Re: [OAUTH-WG] WGLC on draft-ietf-oauth-v2-threatmodel-01, ends 9 Dec 2011

Michael Thomas <> Thu, 05 January 2012 15:39 UTC

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From: Michael Thomas <>
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Cc: OAuth WG <>
Subject: Re: [OAUTH-WG] WGLC on draft-ietf-oauth-v2-threatmodel-01, ends 9 Dec 2011
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The wording you propose is unacceptable. It is a rehash of the
same misleading nonsense that is in there now. In particular #1 and
#3 that say in effect "bad guys really should be good" are silly
and unhelpful. #2 has possibilities, but in its current form gives
absolutely no guidance as to what might be done; mine at least
explicitly said that the status quo is unacceptable.

I also completely object to the notion that the authentication
service has no part in protecting itself. It has complete control
over who it allows to register as a client, and as written Eran's
text contradicts #2's possibility of mitigation -- even if William
thinks it's hopeless (as I read him). If William is right the
appropriate guidance is that authentication services MUST NOT
enroll clients that use untrusted browsers. Putting this on the
end users shoulders is useless and should be a reason that the
IESG should just reject the protocol.

I also object to not *explicitly* pointing out that native apps
mean apps from App stores, markets,  etc. and the general problem
that users cannot know a priori whether an app is malicious or not. I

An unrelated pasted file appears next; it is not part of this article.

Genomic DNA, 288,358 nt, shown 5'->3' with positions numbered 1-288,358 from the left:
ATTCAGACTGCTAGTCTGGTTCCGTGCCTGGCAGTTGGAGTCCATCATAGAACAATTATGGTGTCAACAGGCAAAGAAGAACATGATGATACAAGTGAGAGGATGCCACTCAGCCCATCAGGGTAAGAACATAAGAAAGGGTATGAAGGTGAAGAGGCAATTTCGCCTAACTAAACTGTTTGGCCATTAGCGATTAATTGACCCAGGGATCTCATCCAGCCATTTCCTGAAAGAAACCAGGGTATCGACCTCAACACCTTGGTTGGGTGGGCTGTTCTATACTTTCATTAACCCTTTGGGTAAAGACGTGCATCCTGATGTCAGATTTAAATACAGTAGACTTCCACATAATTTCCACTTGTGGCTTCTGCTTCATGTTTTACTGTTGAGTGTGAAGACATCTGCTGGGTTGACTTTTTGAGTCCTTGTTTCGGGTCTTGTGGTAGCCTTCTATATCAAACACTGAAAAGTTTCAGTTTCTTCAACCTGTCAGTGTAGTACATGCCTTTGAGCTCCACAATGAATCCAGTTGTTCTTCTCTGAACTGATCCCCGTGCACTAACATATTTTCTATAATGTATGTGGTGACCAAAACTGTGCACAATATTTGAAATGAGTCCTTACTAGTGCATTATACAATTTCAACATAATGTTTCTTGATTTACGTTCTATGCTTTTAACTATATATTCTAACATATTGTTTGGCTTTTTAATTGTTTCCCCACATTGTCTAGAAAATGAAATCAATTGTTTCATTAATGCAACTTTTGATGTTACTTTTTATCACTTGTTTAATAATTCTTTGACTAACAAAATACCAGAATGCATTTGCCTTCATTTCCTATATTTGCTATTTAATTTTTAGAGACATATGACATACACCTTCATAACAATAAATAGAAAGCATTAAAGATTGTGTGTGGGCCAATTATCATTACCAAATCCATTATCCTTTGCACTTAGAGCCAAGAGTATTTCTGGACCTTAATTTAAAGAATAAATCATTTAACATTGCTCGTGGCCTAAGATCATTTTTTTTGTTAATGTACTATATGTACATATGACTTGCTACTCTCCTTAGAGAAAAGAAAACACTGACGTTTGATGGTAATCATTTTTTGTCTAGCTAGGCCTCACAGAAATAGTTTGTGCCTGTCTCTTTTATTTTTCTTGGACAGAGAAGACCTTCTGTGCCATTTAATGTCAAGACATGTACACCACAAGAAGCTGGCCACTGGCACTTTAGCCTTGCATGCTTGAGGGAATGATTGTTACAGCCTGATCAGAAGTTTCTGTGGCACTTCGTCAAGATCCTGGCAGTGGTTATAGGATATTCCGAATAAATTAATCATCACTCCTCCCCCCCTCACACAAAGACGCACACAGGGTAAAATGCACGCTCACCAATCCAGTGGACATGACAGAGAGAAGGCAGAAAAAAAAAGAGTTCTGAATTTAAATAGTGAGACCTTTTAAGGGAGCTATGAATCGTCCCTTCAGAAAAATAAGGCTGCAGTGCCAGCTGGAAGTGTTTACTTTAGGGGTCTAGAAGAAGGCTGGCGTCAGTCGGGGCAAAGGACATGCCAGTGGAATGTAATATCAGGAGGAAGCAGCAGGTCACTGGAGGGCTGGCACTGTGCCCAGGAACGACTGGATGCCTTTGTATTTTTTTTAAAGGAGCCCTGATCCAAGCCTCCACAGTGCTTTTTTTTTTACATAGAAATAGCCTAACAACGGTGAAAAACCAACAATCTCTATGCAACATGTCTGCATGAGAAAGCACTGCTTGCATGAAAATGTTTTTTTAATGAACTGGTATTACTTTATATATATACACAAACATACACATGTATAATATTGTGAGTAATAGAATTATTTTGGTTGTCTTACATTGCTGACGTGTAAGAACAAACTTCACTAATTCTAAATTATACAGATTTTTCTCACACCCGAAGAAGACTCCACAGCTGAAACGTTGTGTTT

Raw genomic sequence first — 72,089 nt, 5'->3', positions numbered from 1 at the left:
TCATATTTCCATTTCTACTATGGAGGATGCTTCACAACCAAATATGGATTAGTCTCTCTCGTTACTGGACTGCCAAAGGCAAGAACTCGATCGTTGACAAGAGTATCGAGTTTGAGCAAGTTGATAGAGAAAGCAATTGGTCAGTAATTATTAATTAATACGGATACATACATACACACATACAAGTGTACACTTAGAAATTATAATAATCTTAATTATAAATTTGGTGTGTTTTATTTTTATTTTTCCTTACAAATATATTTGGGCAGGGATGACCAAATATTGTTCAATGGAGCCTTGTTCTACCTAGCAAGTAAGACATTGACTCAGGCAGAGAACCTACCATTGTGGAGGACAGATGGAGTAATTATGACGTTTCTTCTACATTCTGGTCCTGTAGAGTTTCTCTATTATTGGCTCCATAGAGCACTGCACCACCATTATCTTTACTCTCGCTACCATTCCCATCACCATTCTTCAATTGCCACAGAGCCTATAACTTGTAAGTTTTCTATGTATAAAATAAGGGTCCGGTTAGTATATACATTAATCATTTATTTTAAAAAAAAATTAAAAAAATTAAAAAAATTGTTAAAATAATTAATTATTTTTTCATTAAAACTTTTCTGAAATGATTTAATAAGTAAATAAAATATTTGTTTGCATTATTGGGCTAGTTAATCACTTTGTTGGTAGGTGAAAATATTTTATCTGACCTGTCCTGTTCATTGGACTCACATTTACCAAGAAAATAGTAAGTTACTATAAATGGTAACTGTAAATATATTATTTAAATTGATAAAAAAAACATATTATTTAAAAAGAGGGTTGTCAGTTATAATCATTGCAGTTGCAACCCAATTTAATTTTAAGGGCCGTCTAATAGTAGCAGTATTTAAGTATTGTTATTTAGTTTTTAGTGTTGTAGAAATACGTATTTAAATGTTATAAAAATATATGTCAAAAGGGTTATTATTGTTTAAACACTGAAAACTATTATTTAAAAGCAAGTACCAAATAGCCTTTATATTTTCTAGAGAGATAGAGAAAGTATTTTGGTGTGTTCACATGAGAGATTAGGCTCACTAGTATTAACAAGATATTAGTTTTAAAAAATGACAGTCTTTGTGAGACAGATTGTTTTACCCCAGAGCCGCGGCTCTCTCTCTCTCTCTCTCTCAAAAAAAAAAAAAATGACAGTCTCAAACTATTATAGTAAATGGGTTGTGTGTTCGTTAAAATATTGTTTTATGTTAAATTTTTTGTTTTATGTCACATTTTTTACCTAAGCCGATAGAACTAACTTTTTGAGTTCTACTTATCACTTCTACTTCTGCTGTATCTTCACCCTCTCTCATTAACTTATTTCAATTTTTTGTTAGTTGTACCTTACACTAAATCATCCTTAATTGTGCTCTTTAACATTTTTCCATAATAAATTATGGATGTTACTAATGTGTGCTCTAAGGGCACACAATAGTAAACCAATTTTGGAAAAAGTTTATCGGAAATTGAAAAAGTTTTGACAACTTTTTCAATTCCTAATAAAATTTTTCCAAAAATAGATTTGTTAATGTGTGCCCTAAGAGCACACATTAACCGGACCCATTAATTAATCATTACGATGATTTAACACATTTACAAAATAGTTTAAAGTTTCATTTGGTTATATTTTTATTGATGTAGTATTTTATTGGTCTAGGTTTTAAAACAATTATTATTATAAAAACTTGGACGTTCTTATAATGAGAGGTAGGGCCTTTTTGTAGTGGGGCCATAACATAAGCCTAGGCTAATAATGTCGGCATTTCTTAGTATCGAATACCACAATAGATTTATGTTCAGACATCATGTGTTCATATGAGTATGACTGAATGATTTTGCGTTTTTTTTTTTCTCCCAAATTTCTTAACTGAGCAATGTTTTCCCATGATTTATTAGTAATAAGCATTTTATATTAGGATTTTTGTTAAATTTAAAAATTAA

don't  see why this is even controversial -- unless your aim is to hide
that uncomfortable fact.

This is a threat document, not a marketing puff piece. Downplaying
threats does nobody any good. Except bad guys.


On 01/05/2012 06:01 AM, Mark Mcgloin wrote:
> Having read the suggested wording from Eran, William and Michael, I think
> Eran's description is the most succinct and relevant: "OAuth does not
> provide any protection against malicious applications and that the end user
> is solely responsible for the trustworthiness of any native application
> installed"
> @William: The threat has been described in the context of installing
> malicious apps so the wording above it more applicable
> @Michael: It has been repeated many times that we should only address
> security issues specific to Oauth, and Oauth does not make things worse if
> a user installs a malicious client. If you want to continue the discussion,
> please email me directly and we can revert to this forum if you still think
> your point is relevant
> Section 4.1.4 of the threat model will be updated as below. Remember the
> threat model is just offering advice on best practices.
> Threat: End-user credentials phished using compromised or  embedded browser
> A malicious application could attempt to phish end-user passwords by
> misusing an embedded browser in the end-user authorization process, or by
> presenting its own user-interface instead of allowing trusted system
> browser to render the authorization user interface.  By doing so, the usual
> visual trust mechanisms may be bypassed (e.g.  TLS confirmation, web site
> mechanisms).  By using an embedded or internal client application user
> interface, the client application has access to additional information it